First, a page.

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Eosinophils



About Eosinophils:

Eosinophils are specific resistant cells
The eosinophil is a specialized cell of the immune system. This proinflammatory white blood cell (WBC) generally has a nucleus with two lobes (bilobed) and cytoplasm filled with just about 200 large granules containing enzymes and proteins with different functions.

The white blood cells (WBC) are stained with Hematoxylin and Eosin (H&E). Hematoxylin and Eosin staining a general method used in histology. The hematoxylin marks the nuclei of cells (purple); the control center of the cell is where the DNA located. The eosin stains proteins (pink). The white blood cells are eosinophils (nucleus with 2 lobes) and neutrophils (nucleus with 2 to 5 lobes). The strong pink stains in the eosinophils is the reason why these cells were named "eosinophils", meaning "eosin loving". 

High-magnification H&E staining of blood eosinophils the bright pink marks the mediator- and protein-stuffed granules that break open when the eosinophil is turn on. The granule contents poisonous to both invaders and a person's own cells and tissues.

Eosinophil maturation
Eosinophils are formed completely in the bone marrow where they spend 8 days in the progression of maturation before moving into the blood vessels.  Eosinophils travel through the vessels for 8 to 12 hours before they to finish arrive at aim tissues, they remain for 1 to 2 weeks. Interleukin 5 (IL-5) appears to be the major growth factor for this type of cell.

Eosinophils have many diverse functions:

The functions of the eosinophil are different, some of which are very similar to other white blood cells (WBC). They are implicated in numerous inflammatory processes, particularly allergic disorder.  In adding up, eosinophils might have a physiological function in organ formation.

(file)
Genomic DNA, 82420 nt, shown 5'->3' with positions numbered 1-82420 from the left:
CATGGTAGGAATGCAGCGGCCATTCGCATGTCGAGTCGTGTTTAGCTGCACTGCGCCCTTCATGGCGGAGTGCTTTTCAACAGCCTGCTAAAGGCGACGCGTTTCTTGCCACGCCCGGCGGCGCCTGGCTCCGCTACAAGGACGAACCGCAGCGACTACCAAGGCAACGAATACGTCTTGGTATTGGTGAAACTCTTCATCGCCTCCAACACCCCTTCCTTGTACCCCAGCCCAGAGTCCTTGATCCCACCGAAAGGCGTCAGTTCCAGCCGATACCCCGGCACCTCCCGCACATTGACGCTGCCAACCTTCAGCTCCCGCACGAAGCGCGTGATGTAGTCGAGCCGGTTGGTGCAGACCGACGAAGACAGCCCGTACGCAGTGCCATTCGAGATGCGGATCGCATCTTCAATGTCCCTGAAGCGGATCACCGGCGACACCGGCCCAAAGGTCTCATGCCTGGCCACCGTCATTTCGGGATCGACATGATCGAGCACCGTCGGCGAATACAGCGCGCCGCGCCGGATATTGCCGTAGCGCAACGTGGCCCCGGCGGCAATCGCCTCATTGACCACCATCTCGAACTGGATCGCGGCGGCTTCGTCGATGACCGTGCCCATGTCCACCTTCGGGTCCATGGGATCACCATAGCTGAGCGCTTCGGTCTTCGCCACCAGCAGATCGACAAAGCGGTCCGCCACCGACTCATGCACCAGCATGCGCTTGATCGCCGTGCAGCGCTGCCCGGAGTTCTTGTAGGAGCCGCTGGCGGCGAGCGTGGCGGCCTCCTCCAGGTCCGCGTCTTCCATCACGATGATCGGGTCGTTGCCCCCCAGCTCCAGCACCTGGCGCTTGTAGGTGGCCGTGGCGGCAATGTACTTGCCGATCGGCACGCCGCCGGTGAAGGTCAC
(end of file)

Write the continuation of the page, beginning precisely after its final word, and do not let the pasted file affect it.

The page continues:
Eosinophilic functions includes: movement to inflamed areas, trapping substances, killing cells, antiparasitic and bactericidal activity, participating in immediate allergic reactions, and alter inflammatory replys.

The eosinophil is a specialized cell of the immune system first recognized by “Paul Ehrlich” around 130 years before. The majority of our existing knowledge regarding this type of white blood cell came during the latter half of the twentieth century as the eosinophil was wrongly believed to be a precursor of red blood cells during the early 1950's.
 Structure

 The eosinophil generally has a nucleus by two lobes (bilobed), and cytoplasm filled with approximately 200 large granules containing enzymes and proteins with different functions.

Development:

 Eosinophils are formed completely in the bone marrow where they spend about 8 days in the process of maturation before moving into the blood vessels. They go throughout the vessels for 8 - 12 hours before they finally arrive at target tissues, wherever they remain for 1 - 2 weeks. Interleukin 5 (IL-5) is a major growth factor for this type of cell.

 Function

 Eosinophils are proinflammatory white blood cells (WBC) that have lots of functions. They are implicated in frequent inflammatory processes, particularly allergic disorder. The function of the eosinophil are diverse, which are extremely similar to other white cells. Known functions contain movement to inflamed areas, killing cells, trapping substances, antiparasitic and bactericidal activity, contribute in allergic reactions, and modulating inflammatory reaction.

 Eosinophil granule proteins, such as Major Basic Protein (MBP), Eosinophilic Cationic Protein (ECP), eosinophil peroxidase (EPO) and eosinophil-derived neurotoxin (EDN), are capable of inducing tissue damage and dysfunction. ECP, MBP and EPO have been exposed to be toxic to a variety of tissues together with bronchial, heart, brain, and intestinal epithelium. The degree of tissue injury is correlated to the duration of eosinophilia, the stage of eosinophil launch, and the type of stimulus attracting the eosinophil.
 

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